pages: 324 words: 93,175

The Upside of Irrationality: The Unexpected Benefits of Defying Logic at Work and at Home by Dan Ariely

Alvin Roth, assortative mating, Burning Man, business process, cognitive dissonance, corporate governance, Daniel Kahneman / Amos Tversky, end world poverty, endowment effect, Exxon Valdez, first-price auction, Frederick Winslow Taylor, George Akerlof, happiness index / gross national happiness, hedonic treadmill, IKEA effect, Jean Tirole, job satisfaction, knowledge economy, knowledge worker, loss aversion, Peter Singer: altruism, placebo effect, Richard Thaler, Saturday Night Live, second-price auction, software as a service, The Wealth of Nations by Adam Smith, ultimatum game, Upton Sinclair, young professional

But though they were very poor, and therefore but indifferently accommodated with the necessary machinery, they could, when they exerted themselves, make among them about twelve pounds of pins in a day. There are in a pound upwards of four thousand pins of a middling size. Those ten persons, therefore, could make among them upwards of forty-eight thousand pins in a day.1 When we take tasks and break them down into smaller parts, we create local efficiencies; each person can become better and better at the small thing he does. (Henry Ford and Frederick Winslow Taylor extended the division-of-labor concept to the assembly line, finding that this approach reduced errors, increased productivity, and made it possible to produce cars and other goods en masse.) But we often don’t realize that the division of labor can also exact a human cost. As early as 1844, Karl Marx—the German philosopher, political economist, sociologist, revolutionary, and father of communism—pointed to the importance of what he called “the alienation of labor.”


pages: 294 words: 89,406

Lying for Money: How Fraud Makes the World Go Round by Daniel Davies

bank run, banking crisis, Bernie Madoff, bitcoin, Black Swan, Bretton Woods, business cycle, business process, collapse of Lehman Brothers, compound rate of return, cryptocurrency, financial deregulation, fixed income, Frederick Winslow Taylor, Gordon Gekko, high net worth, illegal immigration, index arbitrage, Nick Leeson, offshore financial centre, Peter Thiel, Ponzi scheme, price mechanism, principal–agent problem, railway mania, Ronald Coase, Ronald Reagan, short selling, social web, South Sea Bubble, The Great Moderation, the payments system, The Wealth of Nations by Adam Smith, time value of money, web of trust

If you can’t measure something, you can’t manage it is something of a caricature* of modern management science, but it expresses a deep truth; management is an information-processing job, and the development of large corporations has been made possible by the parallel development of reporting structures, quality and output measures and other tools for getting that information from the machines into the offices. Modern management science could fairly be said to have started with The Principles of Scientific Management by Frederick Winslow Taylor in 1911, which first advocated the ‘time and motion study’ and the scientific analysis of business processes, starting with a famous study of how many rest breaks a man should take while shoveling iron ore onto a truck. And it could almost as fairly be said that a very great proportion of management theory since Taylor has been made up of calls to measure different things, in order to correct for the biases introduced by the previous round of changes.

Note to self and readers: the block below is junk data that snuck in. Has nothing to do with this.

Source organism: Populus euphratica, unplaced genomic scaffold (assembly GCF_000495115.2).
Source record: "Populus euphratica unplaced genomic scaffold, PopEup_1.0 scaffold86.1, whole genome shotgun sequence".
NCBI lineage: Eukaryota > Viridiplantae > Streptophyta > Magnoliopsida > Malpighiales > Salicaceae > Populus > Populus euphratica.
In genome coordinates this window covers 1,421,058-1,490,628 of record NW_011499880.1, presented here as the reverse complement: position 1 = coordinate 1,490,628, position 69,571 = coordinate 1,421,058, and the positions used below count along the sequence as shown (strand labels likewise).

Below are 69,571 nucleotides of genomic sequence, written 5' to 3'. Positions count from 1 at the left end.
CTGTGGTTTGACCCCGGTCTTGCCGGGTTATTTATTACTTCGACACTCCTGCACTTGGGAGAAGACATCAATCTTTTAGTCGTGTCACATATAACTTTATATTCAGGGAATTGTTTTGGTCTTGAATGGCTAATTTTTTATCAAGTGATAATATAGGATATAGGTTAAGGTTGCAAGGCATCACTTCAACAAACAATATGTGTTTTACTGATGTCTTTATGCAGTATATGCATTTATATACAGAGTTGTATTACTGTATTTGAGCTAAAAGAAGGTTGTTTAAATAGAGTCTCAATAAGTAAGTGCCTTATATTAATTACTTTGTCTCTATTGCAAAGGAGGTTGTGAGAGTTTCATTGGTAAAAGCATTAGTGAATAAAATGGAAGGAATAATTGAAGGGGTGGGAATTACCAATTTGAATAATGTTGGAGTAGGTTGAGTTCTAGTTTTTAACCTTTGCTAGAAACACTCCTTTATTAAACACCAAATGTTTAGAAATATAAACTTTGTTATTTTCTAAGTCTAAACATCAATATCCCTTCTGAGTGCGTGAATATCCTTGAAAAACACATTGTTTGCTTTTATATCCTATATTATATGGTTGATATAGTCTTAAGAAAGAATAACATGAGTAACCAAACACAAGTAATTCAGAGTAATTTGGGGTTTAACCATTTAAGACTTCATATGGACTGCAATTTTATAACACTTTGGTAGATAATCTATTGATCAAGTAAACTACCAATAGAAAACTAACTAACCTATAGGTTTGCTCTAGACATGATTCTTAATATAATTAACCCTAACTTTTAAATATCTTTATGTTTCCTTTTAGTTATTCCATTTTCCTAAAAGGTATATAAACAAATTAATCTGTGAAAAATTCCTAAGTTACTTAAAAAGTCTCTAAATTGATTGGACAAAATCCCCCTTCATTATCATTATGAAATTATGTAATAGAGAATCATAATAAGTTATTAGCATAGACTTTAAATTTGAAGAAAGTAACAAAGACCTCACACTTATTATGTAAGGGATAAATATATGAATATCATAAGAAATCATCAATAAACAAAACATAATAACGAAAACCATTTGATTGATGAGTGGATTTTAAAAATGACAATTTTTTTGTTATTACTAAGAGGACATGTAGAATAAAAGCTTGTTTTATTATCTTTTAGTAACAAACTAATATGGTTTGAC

pages: 407 words: 103,501

The Digital Divide: Arguments for and Against Facebook, Google, Texting, and the Age of Social Netwo Rking by Mark Bauerlein

Amazon Mechanical Turk, Andrew Keen, business cycle, centre right, citizen journalism, collaborative editing, computer age, computer vision, corporate governance, crowdsourcing, David Brooks, disintermediation, Frederick Winslow Taylor, Howard Rheingold, invention of movable type, invention of the steam engine, invention of the telephone, Jaron Lanier, Jeff Bezos, jimmy wales, Kevin Kelly, knowledge worker, late fees, Mark Zuckerberg, Marshall McLuhan, means of production, meta analysis, meta-analysis, moral panic, Network effects, new economy, Nicholas Carr, PageRank, peer-to-peer, pets.com, Results Only Work Environment, Saturday Night Live, search engine result page, semantic web, Silicon Valley, slashdot, social graph, social web, software as a service, speech recognition, Steve Jobs, Stewart Brand, technology bubble, Ted Nelson, The Wisdom of Crowds, Thorstein Veblen, web application

Never has a communications system played so many roles in our lives—or exerted such broad influence over our thoughts—as the Internet does today. Yet, for all that’s been written about the Net, there’s been little consideration of how, exactly, it’s reprogramming us. The Net’s intellectual ethic remains obscure. About the same time that Nietzsche started using his typewriter, an earnest young man named Frederick Winslow Taylor carried a stopwatch into the Midvale Steel plant in Philadelphia and began a historic series of experiments aimed at improving the efficiency of the plant’s machinists. With the approval of Midvale’s owners, he recruited a group of factory hands, set them to work on various metalworking machines, and recorded and timed their every movement as well as the operations of the machines. By breaking down every job into a sequence of small, discrete steps and then testing different ways of performing each one, Taylor created a set of precise instructions—an “algorithm,” we might say today—for how each worker should work.


Cataloging the World: Paul Otlet and the Birth of the Information Age by Alex Wright